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Alpha_ProgDes

Has anyone created a paid HTML5 game?

7 posts in this topic

I read in one of the articles that Gree (I think) was going to make a browser that allowed people to play their games in the browser. Paid games at that. I was wondering if anyone has done such a thing at all. And do we really need proprietary browsers to accomplish such a thing?
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Are you talking HTML5/JavaScript style paid game, where you would have to purchase the game? I haven't heard of any. I was going to give it a shot until I learned you can't properly loop audio without FireFox/Chrome specific JavaScript extensions. HTML5/JavaScript need to mature more, IMO, because I'm not about to install a special Internet browser (maybe if they didn't call it a [i]browser[/i] I'd would seem more okay with it, for whatever reason).
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[quote name='Cornstalks' timestamp='1353013730' post='5001345']
Are you talking HTML5/JavaScript style paid game, where you would have to purchase the game?
[/quote]
Yes, I am. A Javascript/Canvas game where you have to purchase the game or do something subscription based.
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It's not uncommon for phone and tablet games to be written in HTML5/JS. I've seen quite a few, and two of my games are written in HTML/JS. You'd be surprised what you can do with WebGL on a tablet -- it was lots of fun.

[quote name='Cornstalks' timestamp='1353013730' post='5001345'] I was going to give it a shot until I learned you can't properly loop audio without FireFox/Chrome specific JavaScript extensions. [/quote]

You can do a good bit with the <audio> tag. It's supported in most desktop browsers and various mobile platforms. It's a bit of a pain though. Things are much better with the Web Audio API, though broad support is going to take a while.
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[quote name='Cornstalks' timestamp='1353013730' post='5001345']I was going to give it a shot until I learned you can't properly loop audio without FireFox/Chrome specific JavaScript extensions.[/quote]
I'm 100% sure you can...

HTML5's audio support is just fine, at least unless you want to do wacky things like complex 3D sound processing and the like (but for just playing sounds with panning and volume control (and some more) it should be fine - I would say generation on the fly doesn't work either but the data protocol can be used as a workaround...). The problem is that browser support is... kind of broken. Besides the fact there isn't a single format supported by all browsers (not even WAV, because Chrome doesn't support WAV apparently) there's the issue that playing multiple sounds at the same time is hit and miss, and there's also latency to cope with. Opera kind of spoiled me on this at first, since audio playback works 100% perfect there, and this was when the tag was just introduced =P (no lag, no limit on sounds playing at the same time, etc.).

That's probably the biggest issue with HTML5, it isn't so much the standard that's an issue but the implementations.
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Honestly, I think the key for this kind of distribution (Plugin-less, HTML5) is not to sell the game as a product, but as a service. Any single-player game can and will be cracked, but this would be especially easy for a game coming in down the wire mostly unencrypted -- its practically a guarantee that if your game was successful at all that someone would essentially spider your game and start hosting it themselves. But if you're offering as part of the game an on-going service thats managed by back-end code, the bar for successful theft is much higher. Minimally you'd want login/authentication, but the value-adds of an ongoing service (new content, online stats, community, etc) gives you a reasonable cause to require an online connection.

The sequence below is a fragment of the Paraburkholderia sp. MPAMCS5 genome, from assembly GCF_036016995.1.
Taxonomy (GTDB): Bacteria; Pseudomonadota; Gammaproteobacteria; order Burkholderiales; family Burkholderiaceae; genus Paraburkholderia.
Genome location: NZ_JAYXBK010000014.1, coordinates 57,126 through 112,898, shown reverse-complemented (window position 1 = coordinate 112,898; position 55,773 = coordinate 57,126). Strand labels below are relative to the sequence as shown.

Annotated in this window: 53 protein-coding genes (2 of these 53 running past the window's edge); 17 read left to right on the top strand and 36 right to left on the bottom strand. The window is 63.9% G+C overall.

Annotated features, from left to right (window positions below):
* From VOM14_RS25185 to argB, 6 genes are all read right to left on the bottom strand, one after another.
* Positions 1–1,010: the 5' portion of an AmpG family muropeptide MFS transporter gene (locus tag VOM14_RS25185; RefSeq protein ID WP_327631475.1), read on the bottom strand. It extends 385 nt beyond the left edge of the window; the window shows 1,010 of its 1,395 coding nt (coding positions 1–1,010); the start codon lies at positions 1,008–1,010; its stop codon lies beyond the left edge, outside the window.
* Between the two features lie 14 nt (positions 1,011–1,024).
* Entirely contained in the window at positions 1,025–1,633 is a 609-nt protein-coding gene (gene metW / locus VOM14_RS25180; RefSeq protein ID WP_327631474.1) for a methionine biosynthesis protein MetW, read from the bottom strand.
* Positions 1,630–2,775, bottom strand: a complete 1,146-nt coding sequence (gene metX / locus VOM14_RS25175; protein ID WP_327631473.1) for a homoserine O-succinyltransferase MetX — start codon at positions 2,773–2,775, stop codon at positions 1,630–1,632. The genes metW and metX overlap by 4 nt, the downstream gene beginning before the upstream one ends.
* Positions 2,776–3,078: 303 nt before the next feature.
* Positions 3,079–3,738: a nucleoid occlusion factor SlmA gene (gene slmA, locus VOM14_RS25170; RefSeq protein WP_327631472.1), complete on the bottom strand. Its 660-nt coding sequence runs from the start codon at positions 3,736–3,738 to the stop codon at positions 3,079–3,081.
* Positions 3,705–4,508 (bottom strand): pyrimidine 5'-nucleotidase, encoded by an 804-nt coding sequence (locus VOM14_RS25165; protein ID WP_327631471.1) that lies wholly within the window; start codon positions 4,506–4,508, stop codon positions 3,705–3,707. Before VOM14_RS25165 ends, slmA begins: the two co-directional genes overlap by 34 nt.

Now, Google has a payment API for chrome apps that works with the Chrome browser and ChromeOS, which might work as well, its part of the browser, but at least a widely available and popular browser that many people have anyway.

Now, all this depends on your tolerance for piracy -- If you accept, like I do, that a pirate is a pirate and not likely to pay you regardless of convenience, price, or value, then go ahead and make a single-player game and toss it out there.
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[quote name='Sik_the_hedgehog' timestamp='1353092633' post='5001607']
[quote name='Cornstalks' timestamp='1353013730' post='5001345']I was going to give it a shot until I learned you can't properly loop audio without FireFox/Chrome specific JavaScript extensions.[/quote]
I'm 100% sure you can...
[/quote]
You can loop, but not gaplessly. There's a reason if you google gapless audio looping in JavaScript/HTML5, everyone says to use Chrome's Web Audio API or Firefox's Audio Data API. The current standard doesn't guarantee looping playback will be gapless, or that playback will be without delay. Chrome's Web Audio API is currently submitted to W3C as a draft, but is far from being standardized.
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There are a lot of paid games that are done for html5, not for browser but for a web container (that is pretty much the same), such for iOS, Android and WP.
In fact, Metro applications (Store Apps) could be created using javascript (on steroids) + html5 or xamp.
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